Large Tank Evaluation of a GPS Wave Buoy for Wind Stress Measurements

Large Tank Evaluation of a GPS Wave Buoy for Wind Stress Measurements AbstractThere exists considerable disagreement among the observed values of the drag coefficient CD. To develop a model of CD, the wind stress generally will be calculated from the eddy correlation method. A buoy is suitable to measure the wind stress in many sea surface conditions. However, the motion correction is very difficult because the anemometer measures the wind components, including the motion of the buoy. In this study, as a first approach, the motion of a prototype buoy system with a three-axis sonic anemometer and a six-axis motion sensor installed in the small-size GPS observation buoy was investigated. The wave tank is in the ocean engineering basin of the Institute of Industrial Science, University of Tokyo, Japan. The imposed conditions were wave periods from 1.1 to 2.5 s; wind speeds of 0, 2, and 5 m s−1; and the wave spectrum was either regular or irregular. The motion of the buoy was measured in 120 cases. For all the wave periods and without wind, the wind velocity measured by the sonic anemometer and the velocity of the anemometer motion calculated from the motion sensor data showed good agreement. Also, in the condition with wind speeds of 2 and 5 m s−1, the motion-corrected wind velocity, obtained by deducting the velocity of the anemometer motion from the wind velocity measured by the anemometer, yielded the true wind velocity with better-than-average (4.3%) accuracy. The friction velocity from corrected wind velocity components shows agreement with the friction velocity measured from a fixed sonic anemometer within expected intrinsic error. The buoy system is expected to be able to measure the wind stress in the field. The next stage is to do comprehensive field tests. http://www.deepdyve.com/assets/images/DeepDyve-Logo-lg.png Journal of Atmospheric and Oceanic Technology American Meteorological Society

Large Tank Evaluation of a GPS Wave Buoy for Wind Stress Measurements

Loading next page...
 
/lp/ams/large-tank-evaluation-of-a-gps-wave-buoy-for-wind-stress-measurements-06oNqfvlNJ
Publisher
American Meteorological Society
Copyright
Copyright © American Meteorological Society
ISSN
1520-0426
eISSN
1520-0426
D.O.I.
10.1175/JTECH-D-16-0050.1
Publisher site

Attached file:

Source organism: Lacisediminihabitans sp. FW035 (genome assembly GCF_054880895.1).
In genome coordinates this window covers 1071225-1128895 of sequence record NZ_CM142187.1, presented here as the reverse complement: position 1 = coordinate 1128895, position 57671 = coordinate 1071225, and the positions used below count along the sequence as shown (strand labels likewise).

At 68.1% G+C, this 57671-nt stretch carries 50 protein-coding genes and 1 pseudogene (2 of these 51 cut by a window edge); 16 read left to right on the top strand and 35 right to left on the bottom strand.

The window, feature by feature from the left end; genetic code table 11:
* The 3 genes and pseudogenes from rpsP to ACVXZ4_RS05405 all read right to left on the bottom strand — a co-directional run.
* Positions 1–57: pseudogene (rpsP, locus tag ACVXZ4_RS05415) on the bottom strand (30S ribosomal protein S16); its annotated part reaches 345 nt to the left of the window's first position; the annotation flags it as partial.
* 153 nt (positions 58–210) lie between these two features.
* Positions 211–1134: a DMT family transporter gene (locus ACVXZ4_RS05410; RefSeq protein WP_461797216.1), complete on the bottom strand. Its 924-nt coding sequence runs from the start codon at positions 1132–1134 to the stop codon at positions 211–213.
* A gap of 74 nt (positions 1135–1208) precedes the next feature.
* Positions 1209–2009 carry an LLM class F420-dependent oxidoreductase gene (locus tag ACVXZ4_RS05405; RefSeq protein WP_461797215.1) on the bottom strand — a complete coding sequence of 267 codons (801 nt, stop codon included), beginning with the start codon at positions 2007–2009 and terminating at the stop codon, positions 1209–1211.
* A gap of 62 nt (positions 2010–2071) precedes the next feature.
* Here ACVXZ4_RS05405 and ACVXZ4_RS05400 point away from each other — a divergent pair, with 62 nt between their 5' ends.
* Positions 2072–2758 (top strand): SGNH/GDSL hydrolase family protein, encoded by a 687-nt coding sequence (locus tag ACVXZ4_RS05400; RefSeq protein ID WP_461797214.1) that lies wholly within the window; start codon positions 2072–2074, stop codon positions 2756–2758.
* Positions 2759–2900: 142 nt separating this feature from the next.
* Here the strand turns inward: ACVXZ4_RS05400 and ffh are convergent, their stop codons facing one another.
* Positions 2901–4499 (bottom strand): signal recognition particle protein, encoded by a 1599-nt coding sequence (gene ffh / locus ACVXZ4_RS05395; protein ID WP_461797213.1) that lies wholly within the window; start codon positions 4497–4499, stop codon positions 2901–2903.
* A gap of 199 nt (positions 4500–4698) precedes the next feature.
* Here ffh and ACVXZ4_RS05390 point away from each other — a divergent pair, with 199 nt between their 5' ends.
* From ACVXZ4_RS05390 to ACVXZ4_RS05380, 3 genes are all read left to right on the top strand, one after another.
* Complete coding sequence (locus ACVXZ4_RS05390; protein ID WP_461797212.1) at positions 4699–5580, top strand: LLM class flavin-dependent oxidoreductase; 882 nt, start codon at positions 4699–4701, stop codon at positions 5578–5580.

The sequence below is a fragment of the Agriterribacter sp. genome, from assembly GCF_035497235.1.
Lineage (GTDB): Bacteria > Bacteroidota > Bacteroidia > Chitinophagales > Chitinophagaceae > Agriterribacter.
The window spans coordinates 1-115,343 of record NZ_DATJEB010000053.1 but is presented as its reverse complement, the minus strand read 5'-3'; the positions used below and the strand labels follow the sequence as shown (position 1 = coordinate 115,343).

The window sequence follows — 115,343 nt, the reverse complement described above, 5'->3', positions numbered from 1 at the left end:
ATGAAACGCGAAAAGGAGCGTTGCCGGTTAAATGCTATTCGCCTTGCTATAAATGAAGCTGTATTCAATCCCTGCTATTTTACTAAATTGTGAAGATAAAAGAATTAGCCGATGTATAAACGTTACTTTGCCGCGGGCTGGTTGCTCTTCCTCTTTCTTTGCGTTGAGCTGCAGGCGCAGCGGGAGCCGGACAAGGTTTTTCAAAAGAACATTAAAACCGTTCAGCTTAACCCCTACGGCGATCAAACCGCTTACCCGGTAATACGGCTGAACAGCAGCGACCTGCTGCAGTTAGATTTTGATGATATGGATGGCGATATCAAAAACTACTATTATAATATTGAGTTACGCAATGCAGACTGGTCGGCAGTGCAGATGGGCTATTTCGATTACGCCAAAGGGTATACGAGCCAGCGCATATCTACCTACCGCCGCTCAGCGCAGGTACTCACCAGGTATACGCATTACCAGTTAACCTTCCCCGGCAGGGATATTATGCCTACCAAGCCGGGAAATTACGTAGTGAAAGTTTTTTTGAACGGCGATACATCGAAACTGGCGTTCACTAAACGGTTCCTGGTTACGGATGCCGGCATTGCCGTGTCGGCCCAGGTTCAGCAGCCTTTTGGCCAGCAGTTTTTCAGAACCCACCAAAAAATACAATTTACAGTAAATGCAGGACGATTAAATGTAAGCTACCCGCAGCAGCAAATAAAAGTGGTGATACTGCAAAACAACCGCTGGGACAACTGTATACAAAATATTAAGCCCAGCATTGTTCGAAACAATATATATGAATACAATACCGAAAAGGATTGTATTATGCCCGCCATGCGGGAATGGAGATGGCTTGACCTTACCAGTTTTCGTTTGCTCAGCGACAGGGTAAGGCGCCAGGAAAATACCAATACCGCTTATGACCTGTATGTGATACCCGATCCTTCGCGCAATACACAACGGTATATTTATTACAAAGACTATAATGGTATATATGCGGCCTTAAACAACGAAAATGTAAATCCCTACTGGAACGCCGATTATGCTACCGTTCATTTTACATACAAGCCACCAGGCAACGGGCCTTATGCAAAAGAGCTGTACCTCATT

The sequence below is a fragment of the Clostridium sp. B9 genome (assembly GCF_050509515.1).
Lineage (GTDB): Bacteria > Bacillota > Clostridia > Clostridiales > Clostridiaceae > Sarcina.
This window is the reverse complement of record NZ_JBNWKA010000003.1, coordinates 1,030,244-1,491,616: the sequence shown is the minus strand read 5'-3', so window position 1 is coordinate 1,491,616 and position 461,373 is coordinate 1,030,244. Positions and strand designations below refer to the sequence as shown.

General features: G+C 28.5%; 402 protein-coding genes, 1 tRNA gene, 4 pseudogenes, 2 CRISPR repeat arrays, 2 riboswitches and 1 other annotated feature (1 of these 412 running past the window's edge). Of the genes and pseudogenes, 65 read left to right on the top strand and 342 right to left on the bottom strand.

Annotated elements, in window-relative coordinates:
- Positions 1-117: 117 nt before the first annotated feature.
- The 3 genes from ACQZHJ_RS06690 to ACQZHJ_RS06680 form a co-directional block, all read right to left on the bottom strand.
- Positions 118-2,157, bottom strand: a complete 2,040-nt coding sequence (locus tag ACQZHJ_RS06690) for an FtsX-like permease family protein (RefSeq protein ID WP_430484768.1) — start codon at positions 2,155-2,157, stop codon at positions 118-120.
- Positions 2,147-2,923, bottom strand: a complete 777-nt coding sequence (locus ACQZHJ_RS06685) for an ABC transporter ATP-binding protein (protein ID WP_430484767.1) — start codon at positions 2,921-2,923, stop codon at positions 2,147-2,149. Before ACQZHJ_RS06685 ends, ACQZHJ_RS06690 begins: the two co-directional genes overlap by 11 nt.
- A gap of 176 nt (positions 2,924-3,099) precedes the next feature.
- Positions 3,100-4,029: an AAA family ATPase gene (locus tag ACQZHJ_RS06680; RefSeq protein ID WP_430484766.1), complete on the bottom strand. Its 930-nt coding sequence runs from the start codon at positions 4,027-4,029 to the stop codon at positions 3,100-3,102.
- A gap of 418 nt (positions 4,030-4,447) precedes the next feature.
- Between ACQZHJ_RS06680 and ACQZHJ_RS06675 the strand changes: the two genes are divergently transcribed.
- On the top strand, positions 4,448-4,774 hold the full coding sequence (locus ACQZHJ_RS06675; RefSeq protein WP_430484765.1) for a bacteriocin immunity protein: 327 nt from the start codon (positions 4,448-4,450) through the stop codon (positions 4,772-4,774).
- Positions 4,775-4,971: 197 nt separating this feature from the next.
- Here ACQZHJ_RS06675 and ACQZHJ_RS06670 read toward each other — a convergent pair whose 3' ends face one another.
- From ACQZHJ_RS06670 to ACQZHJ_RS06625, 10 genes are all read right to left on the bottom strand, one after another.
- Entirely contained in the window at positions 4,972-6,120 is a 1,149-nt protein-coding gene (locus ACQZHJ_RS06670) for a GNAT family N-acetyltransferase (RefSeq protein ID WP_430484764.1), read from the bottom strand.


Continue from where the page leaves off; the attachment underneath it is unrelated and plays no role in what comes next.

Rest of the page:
See Article on Publisher Site

Abstract

AbstractThere exists considerable disagreement among the observed values of the drag coefficient CD. To develop a model of CD, the wind stress generally will be calculated from the eddy correlation method. A buoy is suitable to measure the wind stress in many sea surface conditions. However, the motion correction is very difficult because the anemometer measures the wind components, including the motion of the buoy. In this study, as a first approach, the motion of a prototype buoy system with a three-axis sonic anemometer and a six-axis motion sensor installed in the small-size GPS observation buoy was investigated. The wave tank is in the ocean engineering basin of the Institute of Industrial Science, University of Tokyo, Japan. The imposed conditions were wave periods from 1.1 to 2.5 s; wind speeds of 0, 2, and 5 m s−1; and the wave spectrum was either regular or irregular. The motion of the buoy was measured in 120 cases. For all the wave periods and without wind, the wind velocity measured by the sonic anemometer and the velocity of the anemometer motion calculated from the motion sensor data showed good agreement. Also, in the condition with wind speeds of 2 and 5 m s−1, the motion-corrected wind velocity, obtained by deducting the velocity of the anemometer motion from the wind velocity measured by the anemometer, yielded the true wind velocity with better-than-average (4.3%) accuracy. The friction velocity from corrected wind velocity components shows agreement with the friction velocity measured from a fixed sonic anemometer within expected intrinsic error. The buoy system is expected to be able to measure the wind stress in the field. The next stage is to do comprehensive field tests.

Journal

Journal of Atmospheric and Oceanic TechnologyAmerican Meteorological Society

Published: Jun 18, 2017

References

You’re reading a free preview. Subscribe to read the entire article.


DeepDyve is your
personal research library

It’s your single place to instantly
discover and read the research
that matters to you.

Enjoy affordable access to
over 18 million articles from more than
15,000 peer-reviewed journals.

All for just $49/month

Explore the DeepDyve Library

Search

Query the DeepDyve database, plus search all of PubMed and Google Scholar seamlessly

Organize

Save any article or search result from DeepDyve, PubMed, and Google Scholar... all in one place.

Access

Get unlimited, online access to over 18 million full-text articles from more than 15,000 scientific journals.

Your journals are on DeepDyve

Read from thousands of the leading scholarly journals from SpringerNature, Elsevier, Wiley-Blackwell, Oxford University Press and more.

All the latest content is available, no embargo periods.

See the journals in your area

DeepDyve

Freelancer

DeepDyve

Pro

Price

FREE

$49/month
$360/year

Save searches from
Google Scholar,
PubMed

Create lists to
organize your research

Export lists, citations

Read DeepDyve articles

Abstract access only

Unlimited access to over
18 million full-text articles

Print

20 pages / month

PDF Discount

20% off